6. You may need to Replace Computer Components
As a reminder, at this point, go back up to the Windows (or other OS) reinstallation to give it a try.
If that doesn’t work, then you might have an issue with one of your computer components. If you have a GPU, then look to replace that. If you’re using integrated graphics, then you’re going to replace your CPU or motherboard. You’ll also want to evaluate your power supply, in case your computer uses more than the maximum power supply rating.
Here’s a quick representative diagram of how to diagnose based on where you had your video cable plugged in.
If you can’t readily diagnose the specific component, take your computer to a reputable repair shop.
You may also see…
7. Computer turns on but no signal to Monitor or Keyboard
When your computer turns on it powers its PS2 and USB ports. You may see that your USB keyboard isn’t consistently powered when your computer turns on. This means that your USB keyboard draws close to the maximum power provided by the USB-A specification.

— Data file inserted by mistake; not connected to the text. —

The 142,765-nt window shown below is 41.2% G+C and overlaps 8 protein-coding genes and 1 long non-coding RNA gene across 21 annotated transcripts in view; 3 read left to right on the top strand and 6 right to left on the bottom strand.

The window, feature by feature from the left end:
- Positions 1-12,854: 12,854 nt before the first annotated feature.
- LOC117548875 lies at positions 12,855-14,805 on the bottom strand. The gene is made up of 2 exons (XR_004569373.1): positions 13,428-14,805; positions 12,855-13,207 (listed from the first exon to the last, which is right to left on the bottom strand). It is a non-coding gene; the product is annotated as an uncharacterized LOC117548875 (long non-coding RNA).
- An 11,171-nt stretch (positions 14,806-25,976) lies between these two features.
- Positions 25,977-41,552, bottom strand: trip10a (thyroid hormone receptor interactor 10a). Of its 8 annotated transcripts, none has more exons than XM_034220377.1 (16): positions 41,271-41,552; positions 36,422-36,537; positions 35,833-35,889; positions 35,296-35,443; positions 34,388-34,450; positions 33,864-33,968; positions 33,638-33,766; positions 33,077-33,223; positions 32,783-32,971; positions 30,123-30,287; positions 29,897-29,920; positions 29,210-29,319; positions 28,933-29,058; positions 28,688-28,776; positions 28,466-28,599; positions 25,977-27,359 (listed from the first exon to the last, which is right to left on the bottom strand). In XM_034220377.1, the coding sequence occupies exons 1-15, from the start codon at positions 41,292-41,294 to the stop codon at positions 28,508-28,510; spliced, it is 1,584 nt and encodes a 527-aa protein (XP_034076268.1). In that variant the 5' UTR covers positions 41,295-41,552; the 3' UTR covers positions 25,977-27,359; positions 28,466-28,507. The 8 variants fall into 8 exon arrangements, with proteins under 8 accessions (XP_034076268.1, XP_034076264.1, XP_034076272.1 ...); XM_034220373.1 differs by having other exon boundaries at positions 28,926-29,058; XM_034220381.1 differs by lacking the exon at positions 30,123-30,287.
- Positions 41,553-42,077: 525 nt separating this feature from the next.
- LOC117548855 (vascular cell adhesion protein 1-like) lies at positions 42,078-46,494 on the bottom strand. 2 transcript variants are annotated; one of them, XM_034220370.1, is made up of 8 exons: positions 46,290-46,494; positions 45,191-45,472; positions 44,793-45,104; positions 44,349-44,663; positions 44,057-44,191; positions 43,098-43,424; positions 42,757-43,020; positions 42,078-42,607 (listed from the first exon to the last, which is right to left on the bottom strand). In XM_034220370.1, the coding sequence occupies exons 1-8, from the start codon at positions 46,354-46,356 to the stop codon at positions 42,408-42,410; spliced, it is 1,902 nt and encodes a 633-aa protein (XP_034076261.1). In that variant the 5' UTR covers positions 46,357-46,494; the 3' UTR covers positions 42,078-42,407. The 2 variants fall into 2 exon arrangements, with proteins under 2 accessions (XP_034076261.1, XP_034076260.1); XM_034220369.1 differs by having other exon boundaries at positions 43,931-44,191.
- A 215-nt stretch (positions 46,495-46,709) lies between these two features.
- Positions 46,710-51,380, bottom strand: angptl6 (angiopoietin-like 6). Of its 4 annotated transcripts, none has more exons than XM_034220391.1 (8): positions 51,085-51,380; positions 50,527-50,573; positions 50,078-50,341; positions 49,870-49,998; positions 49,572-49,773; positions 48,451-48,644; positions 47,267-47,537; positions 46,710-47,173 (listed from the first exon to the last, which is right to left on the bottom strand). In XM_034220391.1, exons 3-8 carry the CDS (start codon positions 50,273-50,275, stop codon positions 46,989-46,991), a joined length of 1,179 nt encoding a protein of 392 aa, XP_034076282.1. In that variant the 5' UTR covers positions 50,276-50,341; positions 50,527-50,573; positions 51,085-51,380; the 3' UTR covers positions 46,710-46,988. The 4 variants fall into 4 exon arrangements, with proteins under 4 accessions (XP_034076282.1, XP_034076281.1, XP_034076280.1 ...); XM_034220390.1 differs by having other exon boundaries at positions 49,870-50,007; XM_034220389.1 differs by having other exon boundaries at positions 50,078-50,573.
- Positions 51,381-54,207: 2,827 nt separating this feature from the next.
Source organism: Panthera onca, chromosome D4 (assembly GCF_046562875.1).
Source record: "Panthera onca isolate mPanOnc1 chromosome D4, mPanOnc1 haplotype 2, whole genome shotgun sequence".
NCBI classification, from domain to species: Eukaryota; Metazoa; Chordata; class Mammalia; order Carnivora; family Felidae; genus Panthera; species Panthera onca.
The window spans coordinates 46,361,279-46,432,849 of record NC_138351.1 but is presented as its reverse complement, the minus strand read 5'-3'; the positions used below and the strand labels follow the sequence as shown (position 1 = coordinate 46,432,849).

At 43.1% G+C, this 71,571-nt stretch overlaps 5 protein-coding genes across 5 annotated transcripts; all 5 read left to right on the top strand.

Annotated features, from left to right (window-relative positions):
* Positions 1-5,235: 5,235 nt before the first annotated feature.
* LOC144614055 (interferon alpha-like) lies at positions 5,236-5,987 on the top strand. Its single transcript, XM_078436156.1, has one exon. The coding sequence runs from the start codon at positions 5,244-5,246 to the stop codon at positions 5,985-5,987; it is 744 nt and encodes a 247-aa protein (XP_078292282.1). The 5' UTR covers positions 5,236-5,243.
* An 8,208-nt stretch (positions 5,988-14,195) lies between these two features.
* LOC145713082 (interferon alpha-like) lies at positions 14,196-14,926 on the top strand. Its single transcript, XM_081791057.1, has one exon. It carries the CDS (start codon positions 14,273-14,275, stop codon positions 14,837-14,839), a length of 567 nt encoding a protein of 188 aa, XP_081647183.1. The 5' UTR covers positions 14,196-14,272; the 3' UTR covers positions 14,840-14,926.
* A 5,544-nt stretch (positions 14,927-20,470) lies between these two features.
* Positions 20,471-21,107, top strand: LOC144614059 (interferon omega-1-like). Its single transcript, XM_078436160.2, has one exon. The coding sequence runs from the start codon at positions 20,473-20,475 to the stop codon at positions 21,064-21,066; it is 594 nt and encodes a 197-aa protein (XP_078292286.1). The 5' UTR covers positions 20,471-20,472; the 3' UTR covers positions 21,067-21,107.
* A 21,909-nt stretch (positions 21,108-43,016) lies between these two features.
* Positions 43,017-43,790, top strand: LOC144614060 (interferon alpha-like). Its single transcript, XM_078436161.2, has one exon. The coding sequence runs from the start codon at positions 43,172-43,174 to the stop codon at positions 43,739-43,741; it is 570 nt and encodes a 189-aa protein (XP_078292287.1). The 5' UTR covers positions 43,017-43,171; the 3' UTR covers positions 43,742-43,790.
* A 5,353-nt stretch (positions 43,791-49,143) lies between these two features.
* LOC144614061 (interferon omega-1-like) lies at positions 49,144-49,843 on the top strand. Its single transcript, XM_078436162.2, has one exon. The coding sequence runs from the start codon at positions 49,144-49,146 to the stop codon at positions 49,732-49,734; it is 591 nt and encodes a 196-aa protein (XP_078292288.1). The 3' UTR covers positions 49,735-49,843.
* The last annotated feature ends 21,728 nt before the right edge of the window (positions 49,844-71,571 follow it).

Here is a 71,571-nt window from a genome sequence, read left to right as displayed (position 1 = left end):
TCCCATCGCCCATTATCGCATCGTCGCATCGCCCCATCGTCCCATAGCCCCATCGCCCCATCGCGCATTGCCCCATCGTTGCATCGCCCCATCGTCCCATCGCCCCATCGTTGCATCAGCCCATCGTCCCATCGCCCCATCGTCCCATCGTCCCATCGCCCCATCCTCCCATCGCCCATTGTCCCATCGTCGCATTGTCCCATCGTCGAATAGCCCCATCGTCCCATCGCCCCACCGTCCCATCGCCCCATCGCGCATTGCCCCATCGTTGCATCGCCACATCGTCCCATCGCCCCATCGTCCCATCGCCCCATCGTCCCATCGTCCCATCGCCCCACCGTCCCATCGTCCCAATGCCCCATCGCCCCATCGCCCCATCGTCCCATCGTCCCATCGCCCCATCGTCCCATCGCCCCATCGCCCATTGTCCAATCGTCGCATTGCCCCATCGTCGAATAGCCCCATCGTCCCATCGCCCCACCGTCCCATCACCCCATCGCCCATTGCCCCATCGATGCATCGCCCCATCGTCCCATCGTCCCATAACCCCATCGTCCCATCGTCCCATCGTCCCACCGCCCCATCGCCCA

If your motherboard doesn’t deliver that in the normal course of booting, which happens sometimes, then your keyboard may not turn on consistently at boot. You can solve this by getting a USB Y-cable, which effectively delivers more power to your keyboard and should help power it consistently at boot.
If you have a Y-cable, or your keyboard consistently powers on at boot and then stops, you may have a motherboard or power supply issue.
It can be incredibly frustrating when your monitor doesn’t work. It can be an easily diagnosable software issue. If not, then it’s likely a hardware issue. Those are more difficult to address. If you do, understand that it’s going to be a decent amount of work and you may need to consult outside help.
What have you done to diagnose and address monitor issues? Let me know in the comments below!